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6065: AP FWD - Opposition seeks "alternatives" to Aristide presidency (fwd)
Uh-oh! I smell a coup coming.
Haitians seek option to Aristide presidency
Wednesday, November 29, 2000
By MICHELLE FAUL
The Associated Press
PORT-AU-PRINCE, Haiti -- Haiti's opposition said Tuesday that it plans to
come up with an alternative to a government run by former President
Jean-Bertand Aristide, who seems certain to have won the country's
In another rebuke of Haiti's months-long election process, U.N.
Secretary-General Kofi Annan recommended that the United Nations close its
mission in Haiti, saying the U.N. efforts were useless considering the
government's questionable legitimacy and increasing isolation.
With six of nine districts reporting, Aristide had 91 percent of the vote,
the electoral council announced Tuesday.
"What we have in mind is to sit down with other opposition parties and civil
organizations and work out a national democratic alternative," Sauveur Pierre
Etienne, spokesman for the 17-party opposition alliance Convergence, said
Tuesday on private Radio Metropole.
Aristide said Monday he would welcome the opposition into his Lavalas party
government. The opposition spurned that offer.
The electoral council said turnout for Sunday's elections was 60.5 percent.
Opposition groups charged that ballot boxes were stuffed and turnout was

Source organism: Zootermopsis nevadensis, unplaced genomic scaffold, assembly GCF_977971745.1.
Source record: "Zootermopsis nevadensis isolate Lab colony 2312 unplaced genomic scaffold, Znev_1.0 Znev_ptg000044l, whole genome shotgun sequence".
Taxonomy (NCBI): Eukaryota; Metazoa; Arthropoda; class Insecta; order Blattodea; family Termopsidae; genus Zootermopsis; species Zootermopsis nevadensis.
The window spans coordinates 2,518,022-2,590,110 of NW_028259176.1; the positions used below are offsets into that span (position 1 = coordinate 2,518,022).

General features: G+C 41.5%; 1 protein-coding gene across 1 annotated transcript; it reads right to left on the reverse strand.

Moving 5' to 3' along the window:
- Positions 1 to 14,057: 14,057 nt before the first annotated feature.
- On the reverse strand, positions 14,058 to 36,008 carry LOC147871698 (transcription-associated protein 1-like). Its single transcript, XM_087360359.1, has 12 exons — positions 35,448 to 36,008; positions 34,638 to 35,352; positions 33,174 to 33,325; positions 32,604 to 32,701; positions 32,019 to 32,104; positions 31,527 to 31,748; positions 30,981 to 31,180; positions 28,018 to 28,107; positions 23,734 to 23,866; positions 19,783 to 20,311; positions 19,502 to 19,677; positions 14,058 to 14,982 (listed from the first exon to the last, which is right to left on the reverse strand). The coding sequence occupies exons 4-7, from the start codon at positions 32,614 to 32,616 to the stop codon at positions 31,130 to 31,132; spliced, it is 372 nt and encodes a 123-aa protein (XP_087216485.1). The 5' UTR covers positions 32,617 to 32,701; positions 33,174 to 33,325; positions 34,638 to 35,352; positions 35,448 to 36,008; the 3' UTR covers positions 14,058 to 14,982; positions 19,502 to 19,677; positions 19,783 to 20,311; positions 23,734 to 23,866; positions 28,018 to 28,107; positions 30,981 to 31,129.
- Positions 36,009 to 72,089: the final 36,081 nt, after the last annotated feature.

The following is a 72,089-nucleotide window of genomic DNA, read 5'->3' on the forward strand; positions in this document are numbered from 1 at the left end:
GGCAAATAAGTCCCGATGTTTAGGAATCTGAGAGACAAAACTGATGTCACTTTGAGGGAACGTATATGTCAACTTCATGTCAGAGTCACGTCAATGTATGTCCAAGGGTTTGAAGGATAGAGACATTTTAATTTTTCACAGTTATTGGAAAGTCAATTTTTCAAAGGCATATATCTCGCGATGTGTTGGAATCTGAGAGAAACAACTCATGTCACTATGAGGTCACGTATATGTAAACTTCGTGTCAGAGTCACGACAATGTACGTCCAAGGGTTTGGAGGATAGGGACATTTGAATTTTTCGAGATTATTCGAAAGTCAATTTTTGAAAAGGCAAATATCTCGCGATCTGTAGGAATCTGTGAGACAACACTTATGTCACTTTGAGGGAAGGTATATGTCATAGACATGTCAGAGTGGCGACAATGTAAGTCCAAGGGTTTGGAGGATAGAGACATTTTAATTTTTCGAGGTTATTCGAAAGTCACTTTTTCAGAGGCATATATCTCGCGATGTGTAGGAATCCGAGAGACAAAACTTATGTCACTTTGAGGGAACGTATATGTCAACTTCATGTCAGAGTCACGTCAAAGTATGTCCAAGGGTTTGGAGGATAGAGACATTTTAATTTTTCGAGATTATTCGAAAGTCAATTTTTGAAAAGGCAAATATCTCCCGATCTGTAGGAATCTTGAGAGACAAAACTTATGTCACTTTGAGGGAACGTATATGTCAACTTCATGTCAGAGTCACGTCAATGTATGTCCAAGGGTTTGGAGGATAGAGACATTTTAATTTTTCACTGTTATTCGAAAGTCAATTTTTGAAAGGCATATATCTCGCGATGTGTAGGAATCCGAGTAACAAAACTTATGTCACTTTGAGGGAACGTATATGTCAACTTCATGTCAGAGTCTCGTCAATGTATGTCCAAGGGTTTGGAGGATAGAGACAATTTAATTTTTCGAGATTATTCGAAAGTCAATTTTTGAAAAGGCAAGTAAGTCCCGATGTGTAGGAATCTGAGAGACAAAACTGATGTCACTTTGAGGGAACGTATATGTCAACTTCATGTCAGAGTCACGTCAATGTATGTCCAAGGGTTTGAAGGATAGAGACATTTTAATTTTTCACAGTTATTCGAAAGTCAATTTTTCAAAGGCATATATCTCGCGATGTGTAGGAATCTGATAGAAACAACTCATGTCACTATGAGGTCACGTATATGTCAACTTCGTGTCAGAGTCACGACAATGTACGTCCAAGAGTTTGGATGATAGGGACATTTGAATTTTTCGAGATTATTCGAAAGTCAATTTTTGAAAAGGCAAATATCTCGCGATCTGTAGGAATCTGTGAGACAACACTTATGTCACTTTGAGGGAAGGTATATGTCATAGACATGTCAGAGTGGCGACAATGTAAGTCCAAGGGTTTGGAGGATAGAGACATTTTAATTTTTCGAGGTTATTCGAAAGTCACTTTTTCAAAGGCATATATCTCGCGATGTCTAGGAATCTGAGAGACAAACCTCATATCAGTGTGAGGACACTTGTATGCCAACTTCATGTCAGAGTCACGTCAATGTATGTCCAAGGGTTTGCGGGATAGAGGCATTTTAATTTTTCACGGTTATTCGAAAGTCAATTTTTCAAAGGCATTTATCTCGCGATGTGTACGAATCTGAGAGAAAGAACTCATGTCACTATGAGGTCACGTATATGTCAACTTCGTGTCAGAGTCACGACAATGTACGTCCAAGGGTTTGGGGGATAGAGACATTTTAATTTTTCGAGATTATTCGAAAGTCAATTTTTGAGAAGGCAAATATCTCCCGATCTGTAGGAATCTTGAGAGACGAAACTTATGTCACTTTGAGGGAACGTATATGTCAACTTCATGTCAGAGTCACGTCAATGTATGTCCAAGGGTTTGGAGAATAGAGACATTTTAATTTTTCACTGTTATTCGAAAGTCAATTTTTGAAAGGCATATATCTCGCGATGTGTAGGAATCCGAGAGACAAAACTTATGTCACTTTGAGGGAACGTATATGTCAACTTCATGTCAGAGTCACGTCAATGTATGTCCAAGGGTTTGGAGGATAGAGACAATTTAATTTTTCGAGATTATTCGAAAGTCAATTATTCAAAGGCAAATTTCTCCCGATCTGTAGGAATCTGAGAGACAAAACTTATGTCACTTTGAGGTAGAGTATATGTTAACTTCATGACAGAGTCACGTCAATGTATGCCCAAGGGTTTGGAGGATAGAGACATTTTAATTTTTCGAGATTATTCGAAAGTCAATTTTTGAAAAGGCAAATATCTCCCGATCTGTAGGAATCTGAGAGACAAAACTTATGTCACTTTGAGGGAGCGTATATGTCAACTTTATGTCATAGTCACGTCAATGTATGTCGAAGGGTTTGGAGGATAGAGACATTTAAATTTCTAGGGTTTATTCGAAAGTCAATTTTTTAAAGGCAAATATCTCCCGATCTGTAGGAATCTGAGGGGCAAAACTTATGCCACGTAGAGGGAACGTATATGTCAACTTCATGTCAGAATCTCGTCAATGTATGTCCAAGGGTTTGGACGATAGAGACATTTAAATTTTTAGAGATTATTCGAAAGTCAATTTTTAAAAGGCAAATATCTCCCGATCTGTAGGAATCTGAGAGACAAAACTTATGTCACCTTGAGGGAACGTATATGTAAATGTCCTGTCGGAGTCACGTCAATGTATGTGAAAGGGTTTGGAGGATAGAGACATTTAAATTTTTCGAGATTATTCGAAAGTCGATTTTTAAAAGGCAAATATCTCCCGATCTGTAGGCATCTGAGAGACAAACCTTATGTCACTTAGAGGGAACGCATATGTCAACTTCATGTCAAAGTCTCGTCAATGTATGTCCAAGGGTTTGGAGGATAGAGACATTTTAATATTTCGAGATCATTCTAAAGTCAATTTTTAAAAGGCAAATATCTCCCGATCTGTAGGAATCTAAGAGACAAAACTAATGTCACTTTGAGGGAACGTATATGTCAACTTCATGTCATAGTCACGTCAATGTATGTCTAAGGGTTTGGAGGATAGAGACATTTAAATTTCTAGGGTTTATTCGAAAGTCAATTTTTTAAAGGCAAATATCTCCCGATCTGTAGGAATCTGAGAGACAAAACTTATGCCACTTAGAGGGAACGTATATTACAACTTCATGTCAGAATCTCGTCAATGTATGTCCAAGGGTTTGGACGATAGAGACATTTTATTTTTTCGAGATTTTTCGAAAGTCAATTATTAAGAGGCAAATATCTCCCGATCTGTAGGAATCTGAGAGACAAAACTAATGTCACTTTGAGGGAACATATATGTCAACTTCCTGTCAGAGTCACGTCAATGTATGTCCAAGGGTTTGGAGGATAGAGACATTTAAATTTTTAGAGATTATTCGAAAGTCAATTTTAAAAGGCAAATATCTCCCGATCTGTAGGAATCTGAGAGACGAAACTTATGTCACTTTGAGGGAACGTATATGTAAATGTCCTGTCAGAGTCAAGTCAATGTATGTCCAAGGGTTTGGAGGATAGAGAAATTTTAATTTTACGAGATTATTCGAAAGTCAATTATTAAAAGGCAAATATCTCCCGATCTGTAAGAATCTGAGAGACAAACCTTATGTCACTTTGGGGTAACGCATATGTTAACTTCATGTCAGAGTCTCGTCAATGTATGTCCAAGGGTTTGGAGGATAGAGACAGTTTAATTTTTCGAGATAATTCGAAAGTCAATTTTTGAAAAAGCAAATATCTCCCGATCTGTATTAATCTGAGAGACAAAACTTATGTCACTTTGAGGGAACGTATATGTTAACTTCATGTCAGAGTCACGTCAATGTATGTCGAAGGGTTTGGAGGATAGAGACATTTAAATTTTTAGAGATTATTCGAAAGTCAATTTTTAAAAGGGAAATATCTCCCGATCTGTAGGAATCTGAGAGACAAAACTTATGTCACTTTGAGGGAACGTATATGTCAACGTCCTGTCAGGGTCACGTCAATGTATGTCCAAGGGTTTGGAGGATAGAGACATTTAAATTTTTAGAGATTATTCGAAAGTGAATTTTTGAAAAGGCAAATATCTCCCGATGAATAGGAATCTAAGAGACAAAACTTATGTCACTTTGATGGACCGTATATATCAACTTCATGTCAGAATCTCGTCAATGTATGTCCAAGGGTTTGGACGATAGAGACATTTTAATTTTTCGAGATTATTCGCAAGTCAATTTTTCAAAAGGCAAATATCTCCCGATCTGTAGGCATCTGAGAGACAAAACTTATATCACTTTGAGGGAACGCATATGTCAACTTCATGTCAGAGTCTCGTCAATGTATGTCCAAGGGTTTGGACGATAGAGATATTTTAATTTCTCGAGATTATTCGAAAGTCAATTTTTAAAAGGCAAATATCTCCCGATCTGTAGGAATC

Etienne said most Haitians boycotted the elections and would not support
Most opposition parties have boycotted the process since May, when Aristide's
party won 80 percent of the legislature in a vote they charged was rigged to
ensure one-party rule. Aristide ran for president against six unknowns.
In an unusually critical report, Annan accused Haitian leaders of violating
basic norms of democracy in refusing to recount the results from May
parliamentary elections that gave the Lavalas Family party a majority.
The report was dated Nov. 9, and does not cover elections Sunday that
Aristide is thought to have won. But Annan drew several conclusions that
assumed Aristide would regain the presidency given the irregularities in the
Annan warned that several Aristide opponents fear the country may be heading
toward another "dictatorial and repressive regime" with Aristide at the helm,
even though he enjoys the support of the urban and rural poor.
On Monday, Aristide said "it's not in my agenda" to become a dictator.
Annan recommended "with regret" that the U.N. support mission in Haiti be
terminated when its current mandate expires Feb. 6. But he said the United
Nations would nevertheless try to develop a program of assistance to the
Haitian people as they try to cope with a loss in aid. Many donors have
withheld funding because of the political crisis.
The mission barely got off the ground, however, because the United States
held up an initial funding installment that prevented U.N. advisers from
deploying. Advisers began to arrive in mid-June.
The fiery former priest, who became Haiti's first freely elected president in
1990, did not declare victory in Sunday's vote, but he spoke as if he were
president. Final results are expected today.
After first becoming president in 1990, Aristide was toppled in a 1991
military coup and then restored in 1994 by a U.S.-led invasion to halt a
flood of refugees to Florida. Facing a constitutional ban on consecutive
terms, he reluctantly ceded power to a hand-picked successor in 1996.